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5-Year Study of Professional Development Opens Access to All Data

5-Year Study of Professional Development Opens Access to All Data

January 27, 2016

The National Center for Research on Early Childhood Education (NCRECE) has completed a public release of all data from its extensive teacher professional development study. Funded by the Institute of Education Sciences (IES), the 5-year study evaluated the effectiveness of two forms of professional development designed for early childhood educators.

Researchers designed the study to determine what forms of professional development could help teachers improve their implementation of curricula and interactions with children, as well as to promote gains in children’s social and academic development. Robert Pianta, Dean of the Curry School of Education at UVA, led the study, which involved a collaboration among researchers at the University of Virginia, University of North Carolina-Chapel Hill, University of North Carolina-Greensboro, and University of California-Los Angeles.

“We look forward to broadening the pool of investigators working on this data set,” Pianta said. “This is a rich resource for increasing our understanding of how to improve the quality of educational experiences for young children.”

To date, NCRECE investigators have produced over 20 articles from the study, yet the rich data set has much more to offer to the field of early childhood education: extensive longitudinal data on classroom processes, child outcomes, and teacher experiences.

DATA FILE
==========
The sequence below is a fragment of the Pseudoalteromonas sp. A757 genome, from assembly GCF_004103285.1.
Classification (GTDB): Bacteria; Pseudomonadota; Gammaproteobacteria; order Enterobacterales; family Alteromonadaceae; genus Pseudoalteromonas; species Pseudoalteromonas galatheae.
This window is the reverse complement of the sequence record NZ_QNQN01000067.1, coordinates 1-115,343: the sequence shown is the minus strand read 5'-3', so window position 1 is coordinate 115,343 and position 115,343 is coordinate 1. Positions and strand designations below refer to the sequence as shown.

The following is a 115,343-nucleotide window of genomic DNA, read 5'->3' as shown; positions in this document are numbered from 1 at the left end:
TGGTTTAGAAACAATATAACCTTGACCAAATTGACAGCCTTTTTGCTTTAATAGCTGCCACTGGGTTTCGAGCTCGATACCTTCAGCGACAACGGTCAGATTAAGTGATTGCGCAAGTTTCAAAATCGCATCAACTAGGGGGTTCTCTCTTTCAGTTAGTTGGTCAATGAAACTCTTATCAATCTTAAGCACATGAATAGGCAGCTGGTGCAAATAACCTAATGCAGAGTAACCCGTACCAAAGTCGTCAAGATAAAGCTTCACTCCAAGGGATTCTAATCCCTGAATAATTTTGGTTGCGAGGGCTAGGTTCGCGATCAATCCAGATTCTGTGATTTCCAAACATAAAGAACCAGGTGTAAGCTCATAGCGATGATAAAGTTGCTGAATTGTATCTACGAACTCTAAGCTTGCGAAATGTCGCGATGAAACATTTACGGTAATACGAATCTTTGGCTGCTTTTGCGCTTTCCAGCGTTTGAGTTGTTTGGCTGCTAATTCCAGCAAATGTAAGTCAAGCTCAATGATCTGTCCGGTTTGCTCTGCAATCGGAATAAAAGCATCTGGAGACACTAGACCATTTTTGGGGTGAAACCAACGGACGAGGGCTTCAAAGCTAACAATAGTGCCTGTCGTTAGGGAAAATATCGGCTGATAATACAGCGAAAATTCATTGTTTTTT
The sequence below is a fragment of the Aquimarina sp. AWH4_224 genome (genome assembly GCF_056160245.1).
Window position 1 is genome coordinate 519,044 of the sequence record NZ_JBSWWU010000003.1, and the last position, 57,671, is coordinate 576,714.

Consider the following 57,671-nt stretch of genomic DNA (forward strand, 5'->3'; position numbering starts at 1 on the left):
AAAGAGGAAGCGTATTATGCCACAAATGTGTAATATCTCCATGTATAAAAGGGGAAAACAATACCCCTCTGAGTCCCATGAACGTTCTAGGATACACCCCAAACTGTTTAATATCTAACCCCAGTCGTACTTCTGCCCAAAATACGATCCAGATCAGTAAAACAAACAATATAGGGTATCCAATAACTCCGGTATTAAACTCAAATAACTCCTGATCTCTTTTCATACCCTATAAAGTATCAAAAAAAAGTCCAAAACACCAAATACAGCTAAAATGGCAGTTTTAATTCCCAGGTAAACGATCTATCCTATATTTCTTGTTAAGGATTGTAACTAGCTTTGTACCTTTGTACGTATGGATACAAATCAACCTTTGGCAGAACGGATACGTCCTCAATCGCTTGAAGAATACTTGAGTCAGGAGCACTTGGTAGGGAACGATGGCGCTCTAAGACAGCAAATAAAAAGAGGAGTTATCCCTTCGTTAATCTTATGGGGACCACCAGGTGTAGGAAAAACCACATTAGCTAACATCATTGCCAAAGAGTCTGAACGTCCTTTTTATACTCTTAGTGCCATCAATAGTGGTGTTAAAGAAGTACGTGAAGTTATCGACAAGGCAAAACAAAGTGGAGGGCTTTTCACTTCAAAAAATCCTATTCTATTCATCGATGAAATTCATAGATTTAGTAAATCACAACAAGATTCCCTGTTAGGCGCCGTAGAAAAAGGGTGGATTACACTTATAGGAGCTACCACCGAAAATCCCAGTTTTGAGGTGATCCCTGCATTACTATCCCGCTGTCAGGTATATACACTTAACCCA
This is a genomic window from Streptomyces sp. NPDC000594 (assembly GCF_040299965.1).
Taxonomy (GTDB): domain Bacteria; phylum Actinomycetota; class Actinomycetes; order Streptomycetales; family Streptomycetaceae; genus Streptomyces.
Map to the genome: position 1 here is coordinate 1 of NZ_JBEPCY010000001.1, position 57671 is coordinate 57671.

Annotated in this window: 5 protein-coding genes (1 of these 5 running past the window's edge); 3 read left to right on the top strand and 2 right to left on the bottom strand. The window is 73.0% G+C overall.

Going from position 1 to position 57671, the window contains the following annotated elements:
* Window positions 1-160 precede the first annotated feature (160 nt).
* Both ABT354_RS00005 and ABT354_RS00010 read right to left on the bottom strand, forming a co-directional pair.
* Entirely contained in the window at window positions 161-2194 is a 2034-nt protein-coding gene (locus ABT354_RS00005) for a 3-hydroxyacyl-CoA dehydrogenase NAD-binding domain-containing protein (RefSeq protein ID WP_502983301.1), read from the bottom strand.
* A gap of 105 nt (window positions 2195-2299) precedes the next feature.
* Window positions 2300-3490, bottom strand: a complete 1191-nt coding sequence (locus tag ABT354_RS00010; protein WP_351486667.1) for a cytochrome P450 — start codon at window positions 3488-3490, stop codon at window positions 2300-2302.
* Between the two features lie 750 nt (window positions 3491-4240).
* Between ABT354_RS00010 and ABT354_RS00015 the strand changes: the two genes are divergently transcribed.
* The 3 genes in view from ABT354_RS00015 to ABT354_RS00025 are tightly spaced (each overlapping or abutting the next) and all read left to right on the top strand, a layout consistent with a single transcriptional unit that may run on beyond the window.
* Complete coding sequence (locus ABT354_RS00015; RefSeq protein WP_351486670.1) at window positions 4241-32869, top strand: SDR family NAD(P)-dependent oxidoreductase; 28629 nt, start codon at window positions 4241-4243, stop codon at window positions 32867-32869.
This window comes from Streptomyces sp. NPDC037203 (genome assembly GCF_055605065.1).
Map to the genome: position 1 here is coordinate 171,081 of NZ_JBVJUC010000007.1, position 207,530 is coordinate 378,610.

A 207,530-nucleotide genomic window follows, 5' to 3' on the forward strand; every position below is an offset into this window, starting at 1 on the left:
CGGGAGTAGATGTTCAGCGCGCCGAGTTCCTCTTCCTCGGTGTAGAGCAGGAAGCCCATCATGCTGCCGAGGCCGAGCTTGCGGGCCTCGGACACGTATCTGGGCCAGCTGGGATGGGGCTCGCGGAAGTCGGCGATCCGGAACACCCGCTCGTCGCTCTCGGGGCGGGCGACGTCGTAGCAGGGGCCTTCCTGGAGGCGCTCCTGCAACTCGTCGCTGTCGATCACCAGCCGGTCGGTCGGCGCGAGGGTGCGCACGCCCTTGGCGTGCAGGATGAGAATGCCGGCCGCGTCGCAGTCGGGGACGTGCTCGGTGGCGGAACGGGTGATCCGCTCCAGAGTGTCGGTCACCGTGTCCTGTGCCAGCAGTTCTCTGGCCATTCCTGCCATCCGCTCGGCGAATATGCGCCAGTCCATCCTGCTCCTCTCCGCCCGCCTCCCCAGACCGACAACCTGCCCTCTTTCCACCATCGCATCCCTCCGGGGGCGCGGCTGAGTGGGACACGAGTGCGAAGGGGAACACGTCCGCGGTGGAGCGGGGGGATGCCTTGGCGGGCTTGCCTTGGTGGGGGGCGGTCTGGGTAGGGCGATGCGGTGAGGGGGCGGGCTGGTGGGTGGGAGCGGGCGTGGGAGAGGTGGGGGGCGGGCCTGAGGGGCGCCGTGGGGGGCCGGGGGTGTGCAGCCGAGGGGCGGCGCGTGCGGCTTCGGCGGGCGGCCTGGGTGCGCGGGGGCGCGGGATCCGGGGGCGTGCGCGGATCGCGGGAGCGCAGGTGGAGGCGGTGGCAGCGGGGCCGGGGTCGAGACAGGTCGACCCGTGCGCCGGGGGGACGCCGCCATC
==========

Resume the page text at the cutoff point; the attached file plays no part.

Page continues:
“We are really pleased to make these valuable data about early childhood education available to all researchers interested in improving practices and policies that promote early learning and development,” said Margaret Burchinal, co-principal investigator of the study and senior scientist at UNC’s Frank Porter Graham Child Development Institute.

The NCRECE study involved evaluating two forms of professional development with over 490 early childhood education teachers. The first professional development experience was a 14-week course that aimed to improve teachers’ observations of instructional and social interactions with children. As part of the course, teachers were able to observe videos of effective classroom interactions and were taught how to observe and identify these interactions in their own classrooms.

The second experience was MyTeachingPartner, or MTP Coaching. MTP consisted of teachers videotaping their classroom practices and receiving guidance and feedback from a coach about how to observe and analyze their own classroom interactions.

The Inter-university Consortium for Political and Social Research at the University of Michigan is now distributing the data.  

For more information about access to the NCRECE data: http://www.icpsr.umich.edu/icpsrweb/ICPSR/studies/34848

Adapted from a press release by Richard Alblus, NCRECE.